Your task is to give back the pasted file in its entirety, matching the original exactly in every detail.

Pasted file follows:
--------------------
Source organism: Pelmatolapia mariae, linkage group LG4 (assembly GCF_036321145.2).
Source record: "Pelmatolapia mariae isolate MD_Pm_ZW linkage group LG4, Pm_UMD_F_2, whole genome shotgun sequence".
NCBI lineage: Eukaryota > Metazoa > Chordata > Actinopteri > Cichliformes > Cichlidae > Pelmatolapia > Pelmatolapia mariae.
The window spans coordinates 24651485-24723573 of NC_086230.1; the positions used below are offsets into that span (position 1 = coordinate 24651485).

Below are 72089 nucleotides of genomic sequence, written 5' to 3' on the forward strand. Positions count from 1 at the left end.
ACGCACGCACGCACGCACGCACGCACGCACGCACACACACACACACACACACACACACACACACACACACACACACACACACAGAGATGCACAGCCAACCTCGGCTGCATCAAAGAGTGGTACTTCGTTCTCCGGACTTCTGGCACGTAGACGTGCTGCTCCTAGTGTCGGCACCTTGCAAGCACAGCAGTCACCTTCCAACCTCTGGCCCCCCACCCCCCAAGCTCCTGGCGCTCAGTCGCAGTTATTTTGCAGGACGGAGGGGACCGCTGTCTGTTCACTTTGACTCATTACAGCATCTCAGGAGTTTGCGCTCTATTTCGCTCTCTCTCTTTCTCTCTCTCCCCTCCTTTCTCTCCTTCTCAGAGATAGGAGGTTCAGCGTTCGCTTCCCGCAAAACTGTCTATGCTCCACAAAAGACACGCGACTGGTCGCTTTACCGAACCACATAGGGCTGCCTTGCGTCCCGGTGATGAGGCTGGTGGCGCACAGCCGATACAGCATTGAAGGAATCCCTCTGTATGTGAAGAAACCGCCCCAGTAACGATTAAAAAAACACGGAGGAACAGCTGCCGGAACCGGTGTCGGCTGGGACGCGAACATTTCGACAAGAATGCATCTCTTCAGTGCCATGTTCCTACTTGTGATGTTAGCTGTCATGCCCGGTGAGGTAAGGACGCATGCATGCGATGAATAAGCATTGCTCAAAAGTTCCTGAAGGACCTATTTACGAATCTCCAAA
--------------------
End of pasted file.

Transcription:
Source organism: Pelmatolapia mariae, linkage group LG4 (assembly GCF_036321145.2).
Source record: "Pelmatolapia mariae isolate MD_Pm_ZW linkage group LG4, Pm_UMD_F_2, whole genome shotgun sequence".
NCBI lineage: Eukaryota > Metazoa > Chordata > Actinopteri > Cichliformes > Cichlidae > Pelmatolapia > Pelmatolapia mariae.
The window spans coordinates 24651485-24723573 of NC_086230.1; the positions used below are offsets into that span (position 1 = coordinate 24651485).

Below are 72089 nucleotides of genomic sequence, written 5' to 3' on the forward strand. Positions count from 1 at the left end.
ACGCACGCACGCACGCACGCACGCACGCACGCACACACACACACACACACACACACACACACACACACACACACACACACACAGAGATGCACAGCCAACCTCGGCTGCATCAAAGAGTGGTACTTCGTTCTCCGGACTTCTGGCACGTAGACGTGCTGCTCCTAGTGTCGGCACCTTGCAAGCACAGCAGTCACCTTCCAACCTCTGGCCCCCCACCCCCCAAGCTCCTGGCGCTCAGTCGCAGTTATTTTGCAGGACGGAGGGGACCGCTGTCTGTTCACTTTGACTCATTACAGCATCTCAGGAGTTTGCGCTCTATTTCGCTCTCTCTCTTTCTCTCTCTCCCCTCCTTTCTCTCCTTCTCAGAGATAGGAGGTTCAGCGTTCGCTTCCCGCAAAACTGTCTATGCTCCACAAAAGACACGCGACTGGTCGCTTTACCGAACCACATAGGGCTGCCTTGCGTCCCGGTGATGAGGCTGGTGGCGCACAGCCGATACAGCATTGAAGGAATCCCTCTGTATGTGAAGAAACCGCCCCAGTAACGATTAAAAAAACACGGAGGAACAGCTGCCGGAACCGGTGTCGGCTGGGACGCGAACATTTCGACAAGAATGCATCTCTTCAGTGCCATGTTCCTACTTGTGATGTTAGCTGTCATGCCCGGTGAGGTAAGGACGCATGCATGCGATGAATAAGCATTGCTCAAAAGTTCCTGAAGGACCTATTTACGAATCTCCAAA